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This may sound like a ridiculous question, but it struck me as something that might be the case.

Suppose that you have a gigantic mirror mounted at a huge stadium. In front, there's a bunch of people facing the mirror, with a long distance between them and the mirror.

Behind them, there is a man making moves for them to follow by looking at him through the mirror.

Will they see his movements exactly when he makes them, just as if they had been simply facing him, or will there be some amount of "optical lag"?

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  • $\begingroup$ Comments are not for extended discussion; this conversation has been moved to chat. $\endgroup$ – ACuriousMind Jul 8 at 15:24
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As the speed of light is finite, sure enough there is some lag, but let's evaluate how big that lag is. Considering that the mirror is 100 meters away, than the lag will be $$2\times 100\: \mathrm{m}/(3\times 10^8\:\mathrm{m/s}) = 667\:\mathrm{ns}.$$ Comparing it to average human reaction time of about $0.1\:\mathrm{s}$, one can conclude that it is impossible for a naked eye to notice any lag at all.

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  • $\begingroup$ Comments are not for extended discussion; this conversation has been moved to chat. $\endgroup$ – ACuriousMind Jul 8 at 15:24
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    $\begingroup$ Even though human reaction time is about .1s people are much more sensitive than that to changes over time. Watching a video played at 10 frames per second is very noticeably choppy, and watching a webcam playback with a .1s delay is also quite noticeable. That is not to say that 667ns is a noticeable lag, but reaction time really isn't relevant here $\endgroup$ – Kevin Jul 8 at 20:29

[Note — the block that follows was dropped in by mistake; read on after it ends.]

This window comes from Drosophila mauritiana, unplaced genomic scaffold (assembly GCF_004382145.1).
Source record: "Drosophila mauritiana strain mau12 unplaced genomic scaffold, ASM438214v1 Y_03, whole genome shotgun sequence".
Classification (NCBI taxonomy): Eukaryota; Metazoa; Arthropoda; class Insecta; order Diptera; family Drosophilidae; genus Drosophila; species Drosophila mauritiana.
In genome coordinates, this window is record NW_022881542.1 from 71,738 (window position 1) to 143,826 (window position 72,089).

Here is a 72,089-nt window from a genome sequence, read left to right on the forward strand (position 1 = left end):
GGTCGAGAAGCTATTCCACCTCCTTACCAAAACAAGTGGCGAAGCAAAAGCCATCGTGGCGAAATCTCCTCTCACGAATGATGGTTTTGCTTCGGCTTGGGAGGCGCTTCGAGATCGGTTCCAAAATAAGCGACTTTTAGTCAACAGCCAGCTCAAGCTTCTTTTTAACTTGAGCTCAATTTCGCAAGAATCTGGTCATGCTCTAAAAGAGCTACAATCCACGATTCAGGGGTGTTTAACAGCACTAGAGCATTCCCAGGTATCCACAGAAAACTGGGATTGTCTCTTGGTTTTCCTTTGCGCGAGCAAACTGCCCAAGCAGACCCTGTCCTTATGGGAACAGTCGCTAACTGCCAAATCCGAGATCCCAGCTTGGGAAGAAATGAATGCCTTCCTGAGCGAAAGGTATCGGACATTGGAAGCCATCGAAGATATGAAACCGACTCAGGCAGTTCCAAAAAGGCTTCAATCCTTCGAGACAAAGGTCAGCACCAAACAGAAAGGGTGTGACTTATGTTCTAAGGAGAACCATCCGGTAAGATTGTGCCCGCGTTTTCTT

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If there were such a lag, you could use a moving mirror to measure the speed of light.

This was first done in the 1920s by Michelson. (See e.g. this link which hosts papers from 1924 and 1927.) Michelson built an octagonal solid with mirrored sides which spun at several hundred times per second, and used this spinning mirror to measure that light took about 230 microseconds to make the 44-mile round trip between Mt. Wilson and another mountain, whose location is not uncertain but whose name is different in different reports.

Human persistence of vision is measured in milliseconds, not microseconds, and the unaided human eye can’t resolve images in mirrors from such distances. So this isn’t an effect that you could observe naked-eye in a mirror that fit in a stadium, for any reasonable definition of “stadium.” The lag is real, but it takes experimental finesse to observe it.

An astronomical version of “mirror lag” is a supernova light echo.

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When I read a few answers to this question, I noted how everyone wants to emphasize that it is a small effect because light moves so quickly. So that set me pondering whether we can find an example with longer distances.

If we look out into the depths of space, we don't see mirrors but we do see something that acts to direct the path of light, namely gravitational 'lenses'. A gravitational lens is just a heavy thing such as a galaxy that happens to be on or near the line of sight from Earth to some other galaxy. It can then happen that light can travel from the further galaxy to Earth by more than one path, and the paths do not have to be of the same length. So we end up seeing the same distant galaxy at two or more different moments in its life, all at the same time (i.e. time of arrival of the light) for us. And the time differences now can be long: not nanosecond or seconds, but years or millennia. Any friendly astronomer reading this may care to give examples.

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  • $\begingroup$ Has this been observed? E.g. with AGNs? $\endgroup$ – Peter Mortensen Jul 7 at 9:34
  • $\begingroup$ @PeterMortensen yes I think so, based on vague memory of my reading over the years, but someone working directly in the field would be able to give an example. $\endgroup$ – Andrew Steane Jul 7 at 10:07